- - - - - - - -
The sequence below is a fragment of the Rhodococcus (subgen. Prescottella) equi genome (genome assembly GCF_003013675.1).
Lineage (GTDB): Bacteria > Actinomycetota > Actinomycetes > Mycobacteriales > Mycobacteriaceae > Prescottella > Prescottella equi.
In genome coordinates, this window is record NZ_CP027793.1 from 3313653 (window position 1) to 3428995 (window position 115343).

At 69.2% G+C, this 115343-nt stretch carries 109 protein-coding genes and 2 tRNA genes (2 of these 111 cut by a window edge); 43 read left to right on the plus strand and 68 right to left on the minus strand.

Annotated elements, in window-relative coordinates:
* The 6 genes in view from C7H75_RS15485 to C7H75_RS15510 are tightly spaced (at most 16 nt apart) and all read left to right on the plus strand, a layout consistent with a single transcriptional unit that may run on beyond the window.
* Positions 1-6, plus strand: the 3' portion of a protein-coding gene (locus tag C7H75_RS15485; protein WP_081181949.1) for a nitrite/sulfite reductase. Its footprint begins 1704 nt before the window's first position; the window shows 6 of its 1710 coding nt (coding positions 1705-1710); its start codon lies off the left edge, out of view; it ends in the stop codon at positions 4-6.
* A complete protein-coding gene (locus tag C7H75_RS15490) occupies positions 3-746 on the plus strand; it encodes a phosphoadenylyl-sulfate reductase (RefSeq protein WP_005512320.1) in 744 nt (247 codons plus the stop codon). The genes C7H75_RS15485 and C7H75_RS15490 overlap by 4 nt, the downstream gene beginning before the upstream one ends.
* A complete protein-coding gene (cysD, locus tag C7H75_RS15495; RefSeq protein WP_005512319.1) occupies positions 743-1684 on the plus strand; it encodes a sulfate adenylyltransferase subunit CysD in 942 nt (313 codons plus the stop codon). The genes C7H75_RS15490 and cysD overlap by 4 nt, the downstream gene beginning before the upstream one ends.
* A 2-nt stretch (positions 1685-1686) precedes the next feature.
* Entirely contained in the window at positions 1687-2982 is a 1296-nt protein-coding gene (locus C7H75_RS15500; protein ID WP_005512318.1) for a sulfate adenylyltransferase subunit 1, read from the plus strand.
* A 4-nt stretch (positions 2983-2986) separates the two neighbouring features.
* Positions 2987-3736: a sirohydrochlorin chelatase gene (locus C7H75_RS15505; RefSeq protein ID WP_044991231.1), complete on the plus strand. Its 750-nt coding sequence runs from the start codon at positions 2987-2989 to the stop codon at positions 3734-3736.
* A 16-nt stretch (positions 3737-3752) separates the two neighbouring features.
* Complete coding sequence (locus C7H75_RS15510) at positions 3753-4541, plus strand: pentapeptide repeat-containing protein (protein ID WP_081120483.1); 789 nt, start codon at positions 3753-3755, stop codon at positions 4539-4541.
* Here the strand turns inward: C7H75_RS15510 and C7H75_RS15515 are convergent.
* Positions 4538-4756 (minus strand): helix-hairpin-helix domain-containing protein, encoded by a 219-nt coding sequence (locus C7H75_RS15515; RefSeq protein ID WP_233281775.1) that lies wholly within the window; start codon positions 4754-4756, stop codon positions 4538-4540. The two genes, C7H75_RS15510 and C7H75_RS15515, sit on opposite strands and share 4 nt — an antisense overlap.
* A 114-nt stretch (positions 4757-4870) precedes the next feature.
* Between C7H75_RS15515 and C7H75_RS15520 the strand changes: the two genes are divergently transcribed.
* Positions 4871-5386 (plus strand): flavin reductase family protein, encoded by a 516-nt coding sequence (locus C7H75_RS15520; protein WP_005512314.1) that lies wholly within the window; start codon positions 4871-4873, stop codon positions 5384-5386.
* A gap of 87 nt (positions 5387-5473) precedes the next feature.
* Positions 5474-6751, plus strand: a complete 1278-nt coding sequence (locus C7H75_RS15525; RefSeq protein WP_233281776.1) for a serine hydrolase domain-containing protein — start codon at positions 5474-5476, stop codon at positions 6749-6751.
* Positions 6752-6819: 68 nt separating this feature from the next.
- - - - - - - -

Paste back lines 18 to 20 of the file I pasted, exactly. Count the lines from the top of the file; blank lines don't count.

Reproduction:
* A 114-nt stretch (positions 4757-4870) precedes the next feature.
* Between C7H75_RS15515 and C7H75_RS15520 the strand changes: the two genes are divergently transcribed.
* Positions 4871-5386 (plus strand): flavin reductase family protein, encoded by a 516-nt coding sequence (locus C7H75_RS15520; protein WP_005512314.1) that lies wholly within the window; start codon positions 4871-4873, stop codon positions 5384-5386.